Hello! In case you didn't know, I recently actually got a normal job where I work 15 hours a week. I realize that it isn't a lot, but I work 11-2 every weekday, so it does take a chunk out of my "productive hours." So everything is pushed back a bit. I have a stack of things I need to photograph for my shop, yet daylight hours end at about 4 every day. Bleh.
Anyway, my job is at a Child Development Center here in McMinnville and I work with 3 and 4 year-olds each day. This, plus what feels like a constant stream of pregnancy announcements appearing on my Facebook wall, have given me a pretty big case of baby fever. I find myself always going to the "Kids" category on Pinterest, checking on my favorite "Mommy Blogs," and slowing down whenever I walk past the baby section at department stores.
I realize that my husband and I are not quite in a place in our lives where starting a family is a good choice. Since Justin is only working as an intern right now, we have no idea where we will be living or what we'll be doing in a year. So until we have some stability, we are waiting. And my logical side does outweigh my emotional side in this matter. No worries.
But I have mentioned this struggle to a few other people, most of them with children of their own. Many have been understanding and have offered to pray with or for me in this area, but some have been full of advice that I wasn't looking for. I usually just smile and nod and claim that I understand, but honestly, this type of response just kind of makes me angry.
The type of advice or comments that I am talking about often sound like this:
- "You'll wish you were without kids again when you are totally sleep deprived."
- "My husband and I always wish we would have waited longer to have kids!"
- "You can never take a trip or even go out to dinner without it being a big deal after kids."
- "Enjoy your childless years while you can because kids stick around for at least 18 years!"
- "Parenting is really hard and you want to make sure you have a steady marriage first."
- "Just spend some time with my kid, then you won't want one anymore!"
None of these comments are given with the wrong intentions. And I understand that they all have some truth behind them. But it seems like a lot of people act like parenting is this secret club in which everyone just wishes they didn't have kids.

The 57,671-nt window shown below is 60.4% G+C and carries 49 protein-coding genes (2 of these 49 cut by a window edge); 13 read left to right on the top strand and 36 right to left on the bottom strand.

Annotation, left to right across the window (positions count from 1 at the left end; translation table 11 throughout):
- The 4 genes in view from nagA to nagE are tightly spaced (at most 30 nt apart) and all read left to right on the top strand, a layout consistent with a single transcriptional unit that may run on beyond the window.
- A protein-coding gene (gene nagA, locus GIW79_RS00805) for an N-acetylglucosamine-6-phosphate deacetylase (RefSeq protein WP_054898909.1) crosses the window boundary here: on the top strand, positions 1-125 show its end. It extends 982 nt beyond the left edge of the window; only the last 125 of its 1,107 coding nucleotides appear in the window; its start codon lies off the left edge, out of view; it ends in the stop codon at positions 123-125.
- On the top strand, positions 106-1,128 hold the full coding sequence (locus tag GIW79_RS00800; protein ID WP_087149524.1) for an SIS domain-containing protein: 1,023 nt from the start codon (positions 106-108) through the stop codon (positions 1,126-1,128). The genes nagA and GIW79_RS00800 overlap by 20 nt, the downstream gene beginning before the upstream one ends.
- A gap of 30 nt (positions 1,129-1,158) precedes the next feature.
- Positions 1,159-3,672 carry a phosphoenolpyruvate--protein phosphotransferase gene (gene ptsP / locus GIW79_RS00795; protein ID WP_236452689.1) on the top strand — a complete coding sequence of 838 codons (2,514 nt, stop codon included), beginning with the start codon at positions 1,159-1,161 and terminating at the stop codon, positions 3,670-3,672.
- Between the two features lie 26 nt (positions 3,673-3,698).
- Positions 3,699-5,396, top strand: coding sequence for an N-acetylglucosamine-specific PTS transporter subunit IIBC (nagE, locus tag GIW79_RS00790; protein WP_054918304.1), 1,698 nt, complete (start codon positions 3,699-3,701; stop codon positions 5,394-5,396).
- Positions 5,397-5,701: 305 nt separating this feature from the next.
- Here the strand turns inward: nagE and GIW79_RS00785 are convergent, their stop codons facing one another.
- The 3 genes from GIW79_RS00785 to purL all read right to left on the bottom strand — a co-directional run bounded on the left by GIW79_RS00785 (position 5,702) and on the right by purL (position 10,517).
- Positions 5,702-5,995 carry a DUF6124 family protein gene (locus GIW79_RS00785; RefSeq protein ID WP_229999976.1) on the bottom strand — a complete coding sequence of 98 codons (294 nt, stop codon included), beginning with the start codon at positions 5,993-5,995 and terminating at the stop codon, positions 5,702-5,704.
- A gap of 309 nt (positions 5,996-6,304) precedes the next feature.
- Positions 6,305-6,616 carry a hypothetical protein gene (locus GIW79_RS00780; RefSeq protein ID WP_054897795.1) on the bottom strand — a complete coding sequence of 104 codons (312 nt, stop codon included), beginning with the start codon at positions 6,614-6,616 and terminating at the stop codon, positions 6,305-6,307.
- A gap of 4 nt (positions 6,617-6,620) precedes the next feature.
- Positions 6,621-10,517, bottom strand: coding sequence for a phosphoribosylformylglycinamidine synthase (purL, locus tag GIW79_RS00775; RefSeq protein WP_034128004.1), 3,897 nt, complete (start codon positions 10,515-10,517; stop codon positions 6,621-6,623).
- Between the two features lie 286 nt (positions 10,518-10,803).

I realize that children make everything more difficult. I'm not one of those girls that just wants a baby because they are cute a cuddly. I want a child because the desire to create, raise, and guide another human being is innate. It has been one of the only things I have ever wanted to do with my life. Ever since I can remember, the only consistent goal in my life has been to be a mother.
I have been working with kids in some aspect or another since Middle School. I have changed poo explosion diapers, been peed on by little boys, rocked a crying baby for hours while chasing a two-year-old, been on the verge of tears because a tantrum seems to go on forever, put up with back talking and deliberate disobedience from children more times than I can count. I realize that experiencing all of this doesn't make me a parent, but it has to count for something. It has to matter at least a little because, even after all of these things, I still long to be a parent.
So, often when I receive advice like the ones above, I have the urge to tell them that I understand at least a little bit of what I would be getting myself into, but that would, of course, be rude. I want to tell them that I know being a parent is not all sunshine and daisies. That it is more poop, pee, spit up, and crying than I can even imagine. But I don't tell them.
Instead, I thrive on articles like this one. It seems that her experience is exactly like what I am preparing myself for. The downs are there, and they are real. But the ups are so much better and that children are worth all of the pain you might go through.
Anyway, those are just some thoughts from a 23-year-old childless woman. If you know someone like me who is longing for motherhood and you are a parent yourself, just consider my words. Before you offer up your "terrible" kid as the baby fever antidote, get to know why they long for this and what they expect from parenthood. Then you can give them the encouragement and guidance that they need rather than the deterrent advice.
Source: Curiosities By Dickens